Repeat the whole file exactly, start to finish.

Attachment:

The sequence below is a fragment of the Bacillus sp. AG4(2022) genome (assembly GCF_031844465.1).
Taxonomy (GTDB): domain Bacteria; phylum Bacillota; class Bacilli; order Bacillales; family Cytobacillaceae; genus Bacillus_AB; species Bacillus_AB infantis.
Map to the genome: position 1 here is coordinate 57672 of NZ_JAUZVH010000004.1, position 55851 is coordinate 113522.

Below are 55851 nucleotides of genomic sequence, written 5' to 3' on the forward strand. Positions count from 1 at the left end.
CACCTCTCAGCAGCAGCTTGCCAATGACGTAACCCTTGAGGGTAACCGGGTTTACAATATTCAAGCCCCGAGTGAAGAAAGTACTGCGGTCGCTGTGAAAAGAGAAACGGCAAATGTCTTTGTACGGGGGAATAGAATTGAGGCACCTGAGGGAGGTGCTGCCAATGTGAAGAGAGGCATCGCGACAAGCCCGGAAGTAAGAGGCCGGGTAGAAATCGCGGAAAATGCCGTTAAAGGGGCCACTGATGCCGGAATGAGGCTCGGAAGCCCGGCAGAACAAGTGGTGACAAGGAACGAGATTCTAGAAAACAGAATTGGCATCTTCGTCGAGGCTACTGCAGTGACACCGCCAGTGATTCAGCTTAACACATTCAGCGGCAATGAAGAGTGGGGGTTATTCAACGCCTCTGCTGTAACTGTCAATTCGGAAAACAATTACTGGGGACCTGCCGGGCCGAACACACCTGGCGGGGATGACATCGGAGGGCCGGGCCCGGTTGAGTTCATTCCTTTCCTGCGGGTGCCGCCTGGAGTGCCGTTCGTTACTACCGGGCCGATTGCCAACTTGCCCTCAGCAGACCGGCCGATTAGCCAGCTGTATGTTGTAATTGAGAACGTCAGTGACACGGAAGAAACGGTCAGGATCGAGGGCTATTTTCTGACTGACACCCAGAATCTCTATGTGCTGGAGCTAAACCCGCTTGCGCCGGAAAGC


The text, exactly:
The sequence below is a fragment of the Bacillus sp. AG4(2022) genome (assembly GCF_031844465.1).
Taxonomy (GTDB): domain Bacteria; phylum Bacillota; class Bacilli; order Bacillales; family Cytobacillaceae; genus Bacillus_AB; species Bacillus_AB infantis.
Map to the genome: position 1 here is coordinate 57672 of NZ_JAUZVH010000004.1, position 55851 is coordinate 113522.

Below are 55851 nucleotides of genomic sequence, written 5' to 3' on the forward strand. Positions count from 1 at the left end.
CACCTCTCAGCAGCAGCTTGCCAATGACGTAACCCTTGAGGGTAACCGGGTTTACAATATTCAAGCCCCGAGTGAAGAAAGTACTGCGGTCGCTGTGAAAAGAGAAACGGCAAATGTCTTTGTACGGGGGAATAGAATTGAGGCACCTGAGGGAGGTGCTGCCAATGTGAAGAGAGGCATCGCGACAAGCCCGGAAGTAAGAGGCCGGGTAGAAATCGCGGAAAATGCCGTTAAAGGGGCCACTGATGCCGGAATGAGGCTCGGAAGCCCGGCAGAACAAGTGGTGACAAGGAACGAGATTCTAGAAAACAGAATTGGCATCTTCGTCGAGGCTACTGCAGTGACACCGCCAGTGATTCAGCTTAACACATTCAGCGGCAATGAAGAGTGGGGGTTATTCAACGCCTCTGCTGTAACTGTCAATTCGGAAAACAATTACTGGGGACCTGCCGGGCCGAACACACCTGGCGGGGATGACATCGGAGGGCCGGGCCCGGTTGAGTTCATTCCTTTCCTGCGGGTGCCGCCTGGAGTGCCGTTCGTTACTACCGGGCCGATTGCCAACTTGCCCTCAGCAGACCGGCCGATTAGCCAGCTGTATGTTGTAATTGAGAACGTCAGTGACACGGAAGAAACGGTCAGGATCGAGGGCTATTTTCTGACTGACACCCAGAATCTCTATGTGCTGGAGCTAAACCCGCTTGCGCCGGAAAGC